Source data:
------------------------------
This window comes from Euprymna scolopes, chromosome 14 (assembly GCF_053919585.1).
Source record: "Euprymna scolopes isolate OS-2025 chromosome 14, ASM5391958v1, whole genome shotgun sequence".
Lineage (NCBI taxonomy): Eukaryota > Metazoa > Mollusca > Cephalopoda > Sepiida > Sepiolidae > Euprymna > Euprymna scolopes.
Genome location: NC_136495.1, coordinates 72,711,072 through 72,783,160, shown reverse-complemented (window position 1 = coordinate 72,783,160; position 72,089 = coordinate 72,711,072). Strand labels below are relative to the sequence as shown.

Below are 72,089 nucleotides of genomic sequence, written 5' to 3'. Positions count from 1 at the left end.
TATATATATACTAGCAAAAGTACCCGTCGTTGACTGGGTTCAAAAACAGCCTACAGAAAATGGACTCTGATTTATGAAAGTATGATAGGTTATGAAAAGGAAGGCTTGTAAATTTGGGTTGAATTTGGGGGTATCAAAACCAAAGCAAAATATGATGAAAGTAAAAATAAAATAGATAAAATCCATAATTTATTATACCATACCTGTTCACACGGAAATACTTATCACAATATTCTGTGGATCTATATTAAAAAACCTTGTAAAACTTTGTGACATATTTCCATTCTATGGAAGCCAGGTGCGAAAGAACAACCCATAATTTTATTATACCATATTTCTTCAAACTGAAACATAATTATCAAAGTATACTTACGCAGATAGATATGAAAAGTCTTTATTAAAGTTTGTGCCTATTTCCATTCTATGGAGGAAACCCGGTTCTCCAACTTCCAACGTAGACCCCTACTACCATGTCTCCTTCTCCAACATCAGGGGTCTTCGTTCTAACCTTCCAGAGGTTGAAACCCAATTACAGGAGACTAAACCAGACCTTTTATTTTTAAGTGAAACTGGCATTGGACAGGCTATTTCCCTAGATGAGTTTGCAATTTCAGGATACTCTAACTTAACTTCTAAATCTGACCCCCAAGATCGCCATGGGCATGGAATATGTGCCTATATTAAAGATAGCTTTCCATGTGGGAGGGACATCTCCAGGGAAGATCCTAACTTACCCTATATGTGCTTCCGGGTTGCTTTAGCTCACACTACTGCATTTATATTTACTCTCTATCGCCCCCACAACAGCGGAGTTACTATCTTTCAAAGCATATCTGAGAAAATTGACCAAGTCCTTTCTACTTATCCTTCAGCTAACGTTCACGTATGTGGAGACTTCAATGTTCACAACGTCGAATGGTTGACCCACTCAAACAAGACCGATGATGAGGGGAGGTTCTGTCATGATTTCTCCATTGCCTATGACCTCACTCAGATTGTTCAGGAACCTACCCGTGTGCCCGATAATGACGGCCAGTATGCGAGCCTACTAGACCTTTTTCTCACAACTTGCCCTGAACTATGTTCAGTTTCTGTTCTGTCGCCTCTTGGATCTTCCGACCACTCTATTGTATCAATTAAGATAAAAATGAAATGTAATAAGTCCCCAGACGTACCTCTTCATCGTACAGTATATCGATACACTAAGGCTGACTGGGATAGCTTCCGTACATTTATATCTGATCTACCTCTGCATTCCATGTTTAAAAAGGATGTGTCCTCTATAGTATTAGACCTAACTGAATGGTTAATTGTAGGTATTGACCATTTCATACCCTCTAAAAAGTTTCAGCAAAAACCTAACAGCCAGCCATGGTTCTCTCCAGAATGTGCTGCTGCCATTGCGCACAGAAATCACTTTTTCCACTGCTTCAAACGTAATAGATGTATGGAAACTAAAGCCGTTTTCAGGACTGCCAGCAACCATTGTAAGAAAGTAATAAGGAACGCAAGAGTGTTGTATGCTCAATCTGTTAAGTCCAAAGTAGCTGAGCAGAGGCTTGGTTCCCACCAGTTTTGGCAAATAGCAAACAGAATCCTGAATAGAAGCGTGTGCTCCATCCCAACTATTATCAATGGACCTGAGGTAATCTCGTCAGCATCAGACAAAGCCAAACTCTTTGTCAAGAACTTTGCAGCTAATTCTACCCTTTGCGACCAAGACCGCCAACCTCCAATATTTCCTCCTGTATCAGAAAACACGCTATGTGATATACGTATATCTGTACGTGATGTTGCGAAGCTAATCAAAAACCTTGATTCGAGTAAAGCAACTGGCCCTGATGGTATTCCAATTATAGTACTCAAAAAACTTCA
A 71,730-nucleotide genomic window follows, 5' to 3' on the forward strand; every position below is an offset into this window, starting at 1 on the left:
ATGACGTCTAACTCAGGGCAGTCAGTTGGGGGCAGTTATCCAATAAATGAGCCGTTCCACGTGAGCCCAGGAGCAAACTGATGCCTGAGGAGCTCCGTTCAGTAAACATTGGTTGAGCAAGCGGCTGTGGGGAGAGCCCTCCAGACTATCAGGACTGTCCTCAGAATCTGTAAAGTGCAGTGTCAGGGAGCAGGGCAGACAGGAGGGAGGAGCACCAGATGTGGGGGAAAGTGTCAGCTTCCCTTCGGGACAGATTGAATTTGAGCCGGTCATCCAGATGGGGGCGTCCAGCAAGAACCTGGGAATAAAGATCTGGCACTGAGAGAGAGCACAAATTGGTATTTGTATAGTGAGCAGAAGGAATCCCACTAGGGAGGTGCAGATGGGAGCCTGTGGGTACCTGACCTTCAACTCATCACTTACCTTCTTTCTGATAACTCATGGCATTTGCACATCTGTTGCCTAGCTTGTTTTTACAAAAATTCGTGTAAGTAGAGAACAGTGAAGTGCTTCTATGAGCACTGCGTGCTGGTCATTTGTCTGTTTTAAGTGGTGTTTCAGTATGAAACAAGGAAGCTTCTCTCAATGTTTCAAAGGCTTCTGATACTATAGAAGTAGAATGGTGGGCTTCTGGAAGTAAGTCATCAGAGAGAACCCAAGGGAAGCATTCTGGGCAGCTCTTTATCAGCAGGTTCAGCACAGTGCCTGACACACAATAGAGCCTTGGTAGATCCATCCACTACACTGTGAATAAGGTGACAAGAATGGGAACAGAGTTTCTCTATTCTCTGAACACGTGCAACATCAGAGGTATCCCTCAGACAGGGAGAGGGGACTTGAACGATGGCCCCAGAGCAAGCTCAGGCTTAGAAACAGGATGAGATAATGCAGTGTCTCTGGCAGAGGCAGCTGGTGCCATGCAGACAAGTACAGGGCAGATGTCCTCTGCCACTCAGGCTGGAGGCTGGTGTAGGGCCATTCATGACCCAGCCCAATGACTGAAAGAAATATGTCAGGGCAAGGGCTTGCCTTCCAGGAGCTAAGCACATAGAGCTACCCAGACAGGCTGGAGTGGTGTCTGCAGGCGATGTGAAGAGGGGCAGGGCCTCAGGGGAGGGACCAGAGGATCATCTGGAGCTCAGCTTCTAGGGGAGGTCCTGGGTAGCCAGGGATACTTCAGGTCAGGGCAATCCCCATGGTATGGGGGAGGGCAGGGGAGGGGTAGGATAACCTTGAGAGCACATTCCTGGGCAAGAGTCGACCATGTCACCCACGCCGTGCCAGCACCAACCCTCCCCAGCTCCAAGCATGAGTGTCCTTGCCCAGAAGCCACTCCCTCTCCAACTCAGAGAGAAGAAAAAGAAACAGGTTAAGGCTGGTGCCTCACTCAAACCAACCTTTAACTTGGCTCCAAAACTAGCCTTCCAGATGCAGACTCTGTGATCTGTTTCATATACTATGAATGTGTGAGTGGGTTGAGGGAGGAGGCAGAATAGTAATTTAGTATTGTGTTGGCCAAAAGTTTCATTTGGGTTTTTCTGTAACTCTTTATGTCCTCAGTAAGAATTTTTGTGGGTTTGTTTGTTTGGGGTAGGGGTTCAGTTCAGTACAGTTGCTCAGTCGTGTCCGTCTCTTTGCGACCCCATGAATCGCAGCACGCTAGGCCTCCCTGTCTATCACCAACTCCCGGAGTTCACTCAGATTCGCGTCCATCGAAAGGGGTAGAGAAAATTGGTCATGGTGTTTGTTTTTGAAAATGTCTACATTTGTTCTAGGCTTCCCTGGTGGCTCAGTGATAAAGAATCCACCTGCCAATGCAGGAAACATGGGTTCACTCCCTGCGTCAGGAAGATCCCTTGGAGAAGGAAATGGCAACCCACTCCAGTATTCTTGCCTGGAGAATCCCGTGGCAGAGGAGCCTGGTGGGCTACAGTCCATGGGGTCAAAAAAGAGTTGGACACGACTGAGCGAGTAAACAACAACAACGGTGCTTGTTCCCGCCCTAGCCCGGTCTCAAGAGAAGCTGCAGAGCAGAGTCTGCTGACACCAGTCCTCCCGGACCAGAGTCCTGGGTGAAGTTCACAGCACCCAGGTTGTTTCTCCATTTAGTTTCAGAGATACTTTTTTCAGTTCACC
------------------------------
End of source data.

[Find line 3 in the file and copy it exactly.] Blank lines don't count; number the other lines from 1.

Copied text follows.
Lineage (NCBI taxonomy): Eukaryota > Metazoa > Mollusca > Cephalopoda > Sepiida > Sepiolidae > Euprymna > Euprymna scolopes.